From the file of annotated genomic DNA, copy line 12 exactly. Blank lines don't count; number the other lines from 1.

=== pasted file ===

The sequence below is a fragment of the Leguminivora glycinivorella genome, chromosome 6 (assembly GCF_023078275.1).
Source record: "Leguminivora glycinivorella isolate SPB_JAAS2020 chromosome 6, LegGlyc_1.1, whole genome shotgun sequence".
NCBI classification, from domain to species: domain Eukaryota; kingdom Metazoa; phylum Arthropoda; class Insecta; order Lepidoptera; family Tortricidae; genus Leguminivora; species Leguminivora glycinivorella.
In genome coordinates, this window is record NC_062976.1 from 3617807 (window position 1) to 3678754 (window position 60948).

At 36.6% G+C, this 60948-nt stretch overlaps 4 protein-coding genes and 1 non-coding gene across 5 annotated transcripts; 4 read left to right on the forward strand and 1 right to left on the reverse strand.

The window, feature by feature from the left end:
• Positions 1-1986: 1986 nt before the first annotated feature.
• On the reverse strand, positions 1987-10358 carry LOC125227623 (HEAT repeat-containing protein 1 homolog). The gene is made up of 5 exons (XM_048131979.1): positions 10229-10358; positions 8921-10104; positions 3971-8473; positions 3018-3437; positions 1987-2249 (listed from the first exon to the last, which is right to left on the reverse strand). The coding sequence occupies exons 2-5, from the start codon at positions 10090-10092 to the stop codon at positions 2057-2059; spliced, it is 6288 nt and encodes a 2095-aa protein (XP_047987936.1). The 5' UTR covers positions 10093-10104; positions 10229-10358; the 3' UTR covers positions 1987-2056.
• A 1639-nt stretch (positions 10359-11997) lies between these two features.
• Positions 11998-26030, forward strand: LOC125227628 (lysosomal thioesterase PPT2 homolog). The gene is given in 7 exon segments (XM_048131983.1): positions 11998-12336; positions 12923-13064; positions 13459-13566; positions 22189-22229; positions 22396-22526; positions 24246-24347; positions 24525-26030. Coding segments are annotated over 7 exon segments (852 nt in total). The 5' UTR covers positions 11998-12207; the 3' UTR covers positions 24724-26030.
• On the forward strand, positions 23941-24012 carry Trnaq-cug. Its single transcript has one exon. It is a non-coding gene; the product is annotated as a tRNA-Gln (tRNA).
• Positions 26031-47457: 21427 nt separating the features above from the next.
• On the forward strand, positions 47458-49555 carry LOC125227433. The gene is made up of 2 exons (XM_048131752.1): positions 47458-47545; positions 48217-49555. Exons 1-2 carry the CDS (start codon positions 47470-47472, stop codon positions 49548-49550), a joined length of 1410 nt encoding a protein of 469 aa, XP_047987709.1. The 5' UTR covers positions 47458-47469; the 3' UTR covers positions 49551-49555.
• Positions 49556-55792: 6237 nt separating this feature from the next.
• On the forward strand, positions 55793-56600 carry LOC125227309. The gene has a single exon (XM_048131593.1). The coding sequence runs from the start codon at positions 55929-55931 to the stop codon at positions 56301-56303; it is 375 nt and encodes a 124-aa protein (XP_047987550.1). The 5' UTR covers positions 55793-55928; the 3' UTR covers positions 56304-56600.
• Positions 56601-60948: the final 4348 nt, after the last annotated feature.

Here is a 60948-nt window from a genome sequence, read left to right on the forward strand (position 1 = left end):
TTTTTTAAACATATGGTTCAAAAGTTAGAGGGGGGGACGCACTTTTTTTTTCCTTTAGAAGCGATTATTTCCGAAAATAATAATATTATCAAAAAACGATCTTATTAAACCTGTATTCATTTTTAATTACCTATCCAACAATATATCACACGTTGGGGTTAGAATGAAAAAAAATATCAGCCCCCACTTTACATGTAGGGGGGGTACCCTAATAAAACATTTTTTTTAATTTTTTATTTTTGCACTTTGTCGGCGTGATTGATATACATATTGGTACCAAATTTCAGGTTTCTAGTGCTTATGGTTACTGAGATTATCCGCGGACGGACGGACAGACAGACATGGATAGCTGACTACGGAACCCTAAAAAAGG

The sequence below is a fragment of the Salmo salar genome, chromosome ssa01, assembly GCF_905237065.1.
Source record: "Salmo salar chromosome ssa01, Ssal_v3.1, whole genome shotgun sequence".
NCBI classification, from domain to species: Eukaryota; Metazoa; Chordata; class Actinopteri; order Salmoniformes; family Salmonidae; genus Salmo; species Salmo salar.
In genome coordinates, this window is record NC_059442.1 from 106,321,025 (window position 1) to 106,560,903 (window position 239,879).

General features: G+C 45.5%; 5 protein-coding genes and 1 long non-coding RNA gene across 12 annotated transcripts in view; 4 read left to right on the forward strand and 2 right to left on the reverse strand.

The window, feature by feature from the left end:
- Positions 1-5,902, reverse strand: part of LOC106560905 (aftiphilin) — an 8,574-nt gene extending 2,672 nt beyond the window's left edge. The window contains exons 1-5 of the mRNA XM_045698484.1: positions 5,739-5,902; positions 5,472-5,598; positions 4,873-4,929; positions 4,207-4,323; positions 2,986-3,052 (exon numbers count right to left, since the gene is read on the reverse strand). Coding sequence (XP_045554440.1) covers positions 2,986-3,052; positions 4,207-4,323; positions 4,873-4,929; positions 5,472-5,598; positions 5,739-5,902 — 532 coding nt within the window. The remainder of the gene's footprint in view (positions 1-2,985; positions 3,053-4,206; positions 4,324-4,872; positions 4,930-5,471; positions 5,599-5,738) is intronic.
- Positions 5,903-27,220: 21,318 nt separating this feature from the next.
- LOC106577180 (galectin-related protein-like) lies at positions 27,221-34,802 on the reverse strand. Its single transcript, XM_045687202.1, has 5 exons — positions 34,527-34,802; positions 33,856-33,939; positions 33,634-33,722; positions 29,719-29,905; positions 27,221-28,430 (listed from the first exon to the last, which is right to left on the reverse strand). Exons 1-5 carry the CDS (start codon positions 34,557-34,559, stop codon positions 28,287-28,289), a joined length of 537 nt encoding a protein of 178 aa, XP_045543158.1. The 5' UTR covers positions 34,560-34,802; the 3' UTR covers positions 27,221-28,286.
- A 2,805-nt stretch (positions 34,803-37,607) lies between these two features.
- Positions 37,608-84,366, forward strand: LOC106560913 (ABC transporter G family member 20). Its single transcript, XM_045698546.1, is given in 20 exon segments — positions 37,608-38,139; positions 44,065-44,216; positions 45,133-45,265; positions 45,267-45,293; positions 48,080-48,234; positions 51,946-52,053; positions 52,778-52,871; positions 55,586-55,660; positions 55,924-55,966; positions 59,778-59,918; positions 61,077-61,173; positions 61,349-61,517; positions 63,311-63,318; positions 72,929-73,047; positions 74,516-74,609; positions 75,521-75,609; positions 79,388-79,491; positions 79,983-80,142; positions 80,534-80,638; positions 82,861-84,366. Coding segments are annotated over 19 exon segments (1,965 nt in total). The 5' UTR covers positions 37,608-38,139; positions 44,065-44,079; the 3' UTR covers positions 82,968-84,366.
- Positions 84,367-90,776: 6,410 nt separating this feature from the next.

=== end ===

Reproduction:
• Positions 26031-47457: 21427 nt separating the features above from the next.